Table 3: Area under the curve (AUC), cut off points, sensitivity%, specificity%, Likelihood Ratios (LR), PPV%, NPV%, accuracy rate% of the suggested markers in DG and TG.


    Parameters group AUC Cut off points Sensitivity Specificity LR PPV NPV Accuracy rate
    SI (μg/dl) DG 1 155.30 100% 90% 10 90.91% 100% 95%
    TG 1 125.50 100% 80% 5 95.24% 100% 96%
    Ferritin (ng/ml) DG 1 130.20 100% 90% 10 90.91% 100% 95%
    TG 1 159.60 100% 80% 5 95.24% 100% 96%
    MMP-2 (ng/ml) DG 1 18.37 100% 90% 10 90.91% 100% 95%
    TG 1 24.90 100% 90% 10 97.56% 100% 98%
    MMP-9 (ng/ml) DG 1 27.33 100% 80% 5 83.33% 100% 90%
    TG 1 38.24 100% 90% 10 97.56% 100% 98%
    TAC (Mm/L) DG 1 1.30 100% 90% 10 90.91% 100% 95%
    TG 0.75 0.61 75% 90% 7.50 96.77% 47.37% 78%


    DG: Diseased group before treatment; TG: Diseased group after treatement; AUC= 0.5–0.65 (useless marker); AUC= 0.7–0.85 (good marker); AUC = 0.86–1 (with satisfactory sensitivity and specificity: excellent marker). LR= 0.5-5: low; LR=5-10: moderate; LR>10: high.


    emaciated with pale mucous membranes (Abdally, 2010; Awol et al., 2014; Feyera et al., 2015). Whereas, the irritation and anorexia related to the disease reduce intestinal iron absorption and subsequently decrease iron availability to bone marrow and inhibit erythropoiesis process. Therefore, the blood picture of the infested camels usually clarified a hypochromic microcytic anemia. This anemia was indicated by the obtained decline in the red blood cell parameters and indices values in DG in this research as well as previous researches (Saleh et al., 2011; Momenah, 2014; Zahid, 2015; Abdel-Saeed, 2020). In accordance to this anemia, the iron profile of the infested animals in the current work showed a marked hypoferremia and a consequent raised TIBC, UIBC and decreased Tf sat. % (Abdel-Saeed, 2020). Rationally, the transferrin (major iron transport protein) activates in order to correct this hypoferremia (Gomme et al., 2005). Thus, a prominent hypertansferrinemia was observed in DG. Meanwhile, the spotted hyperferritinemia here, was mainly attributed to the host immune response. Whereas the activated pro-inflammatory cytokines due to presence of the mite and its antigenic products enhance free radicals production which destruct RBCs and hepatic cells leading to a massive iron release (Abd El-Aal et al., 2016; Bhat et al., 2017). This free iron is very harmful to the host body, so these cytokines respond by increasing iron storage as ferritin to protect the host body cells from its oxidative damage. Additionally, this mechanism prevents iron delivery to the parasites, thus it hinders the parasite iron-dependent biological process to destroy it (Kernan and Carcillo, 2017). Unfortunately, this mechanism makes the iron less accessible to the bone marrow and may duplicate the above-mentioned hypoferremia and related anemia.


    Another outcome for the host immune system activation in this study, is the observed neutrophilic eosinophilic leukocytosis in DG. Whereas, the invigorated pro-inflammatory cytokines maximize circulating the neutrophils (1st line of defense) and eosinophils (specific immune cells for parasitic infestation) numbers (Zahid, 2015; El-Aal et al., 2016; Bhat et al., 2017; Abdel-Saeed, 2020). This is commonly acted through two mechanisms: first, encourage their production, proliferation, maturation in bone marrow and release in circulation. Second, rearrangement of the circulatory leukocytes and shifting more neutrophils from marginated pool to circulating pool on expanse of lymphocytes (this caused the noted lymphocytopenia in DG) (Momenah, 2014; Zahid, 2015; Abdel-Saeed, 2020). The stress and hypercortisoliemia, frequently reported with the disease, may also involve in the depicted eosinophilia in DG (Hallal-Calleros et al., 2013).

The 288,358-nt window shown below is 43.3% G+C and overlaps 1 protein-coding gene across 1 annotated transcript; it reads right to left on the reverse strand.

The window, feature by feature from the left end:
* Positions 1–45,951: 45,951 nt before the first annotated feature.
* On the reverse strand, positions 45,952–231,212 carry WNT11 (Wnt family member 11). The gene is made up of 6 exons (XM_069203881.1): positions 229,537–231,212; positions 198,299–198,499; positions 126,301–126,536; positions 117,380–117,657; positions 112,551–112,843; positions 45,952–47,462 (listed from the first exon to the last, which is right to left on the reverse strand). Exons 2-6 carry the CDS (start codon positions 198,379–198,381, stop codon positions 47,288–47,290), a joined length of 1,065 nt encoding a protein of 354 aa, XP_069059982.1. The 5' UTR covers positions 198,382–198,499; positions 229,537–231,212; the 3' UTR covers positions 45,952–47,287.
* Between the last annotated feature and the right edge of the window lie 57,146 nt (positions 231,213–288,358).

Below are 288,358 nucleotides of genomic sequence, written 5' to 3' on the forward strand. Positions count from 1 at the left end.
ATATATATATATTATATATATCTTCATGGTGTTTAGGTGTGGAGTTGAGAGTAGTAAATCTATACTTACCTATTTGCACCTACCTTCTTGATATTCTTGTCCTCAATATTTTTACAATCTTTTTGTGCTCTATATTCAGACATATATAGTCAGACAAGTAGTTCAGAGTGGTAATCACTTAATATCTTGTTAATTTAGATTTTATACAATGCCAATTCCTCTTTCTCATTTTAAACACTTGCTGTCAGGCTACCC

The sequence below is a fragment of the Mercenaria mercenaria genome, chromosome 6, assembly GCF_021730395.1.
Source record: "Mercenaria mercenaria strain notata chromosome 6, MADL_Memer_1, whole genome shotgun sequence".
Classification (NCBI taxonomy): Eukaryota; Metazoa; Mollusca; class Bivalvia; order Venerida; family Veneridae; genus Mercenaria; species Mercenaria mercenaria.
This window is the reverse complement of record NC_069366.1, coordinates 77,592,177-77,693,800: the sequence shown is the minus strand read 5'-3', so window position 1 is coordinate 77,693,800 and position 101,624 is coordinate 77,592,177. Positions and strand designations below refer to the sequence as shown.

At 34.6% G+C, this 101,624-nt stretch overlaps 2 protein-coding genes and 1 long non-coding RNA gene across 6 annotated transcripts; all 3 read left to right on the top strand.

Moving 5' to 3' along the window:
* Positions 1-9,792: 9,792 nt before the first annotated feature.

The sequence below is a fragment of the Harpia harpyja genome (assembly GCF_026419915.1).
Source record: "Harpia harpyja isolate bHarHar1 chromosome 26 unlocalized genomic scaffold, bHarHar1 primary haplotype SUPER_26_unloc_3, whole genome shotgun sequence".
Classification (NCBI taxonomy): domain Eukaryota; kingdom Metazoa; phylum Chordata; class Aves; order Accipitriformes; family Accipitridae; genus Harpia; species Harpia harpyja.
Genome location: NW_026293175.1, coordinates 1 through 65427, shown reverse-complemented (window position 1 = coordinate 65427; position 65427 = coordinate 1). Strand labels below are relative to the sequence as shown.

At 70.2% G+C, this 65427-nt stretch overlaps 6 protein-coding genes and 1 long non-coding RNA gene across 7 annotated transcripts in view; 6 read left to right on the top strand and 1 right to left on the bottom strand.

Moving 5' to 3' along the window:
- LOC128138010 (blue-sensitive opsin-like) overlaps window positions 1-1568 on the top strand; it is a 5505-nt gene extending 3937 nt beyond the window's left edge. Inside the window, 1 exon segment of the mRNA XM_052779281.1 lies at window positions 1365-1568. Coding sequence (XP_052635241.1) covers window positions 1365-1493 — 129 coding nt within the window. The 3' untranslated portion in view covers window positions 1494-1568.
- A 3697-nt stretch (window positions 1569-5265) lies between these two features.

Likewise, the obtained hyperglobulinemia in DG, reflected immune proteins formation either α, β globulins (acute phase proteins, ferritin, Tf, MMPs), to limit the parasites infestation, growth and multiplication or γ globulins (immunoglobulins) to shatter and remove it (Rahman et al., 2010; Momenah, 2014; El-Aal et al., 2016; Bhat et al., 2017). In turn, a marked hyperproteinemia and decreased A/G ratio were noted in DG (Zahid, 2015). Parallel to this hyperglobulinemia, MMP-2 and MMP-9 displayed a moderate increase in their activity in DG in the present work. Whereas, the activated pro-inflammatory cytokines due to the infestation stimulate MMPs secretion from different immune cells to intensify the immune response (El-Aal et al., 2016; Bhat et al., 2017). MMPs enhance body defense mechanisms via increasing cellular proliferation, migration, angiogenesis and apoptosis (Tallant et al., 2010).


    Contrariwise, the corresponding hypoalbuminemia and hypoglycemia detected in DG in this study, were assigned to amino acids and carbohydrates shortage in infested camels because of the anorexia related to the disease (Momenah, 2014; Zahid, 2015; Abdel-Saeed, 2020). Subsequently, the adipose tissue lysis increases to get energy necessary for host vital processes and a remarkable hypertriglyceridemia and subordinate hyperlipidemia were obtained in DG (Momenah, 2014; Zahid, 2015). While, the hypercholesterolemia (HDL/LDL-hypercholesterolemia) noticed in the infested camels here, referred to an augmented lipid peroxidation due to the oxidative stress recorded in the current data (the decreased TAC in DG) (Saleh et al., 2011; Zahid, 2015).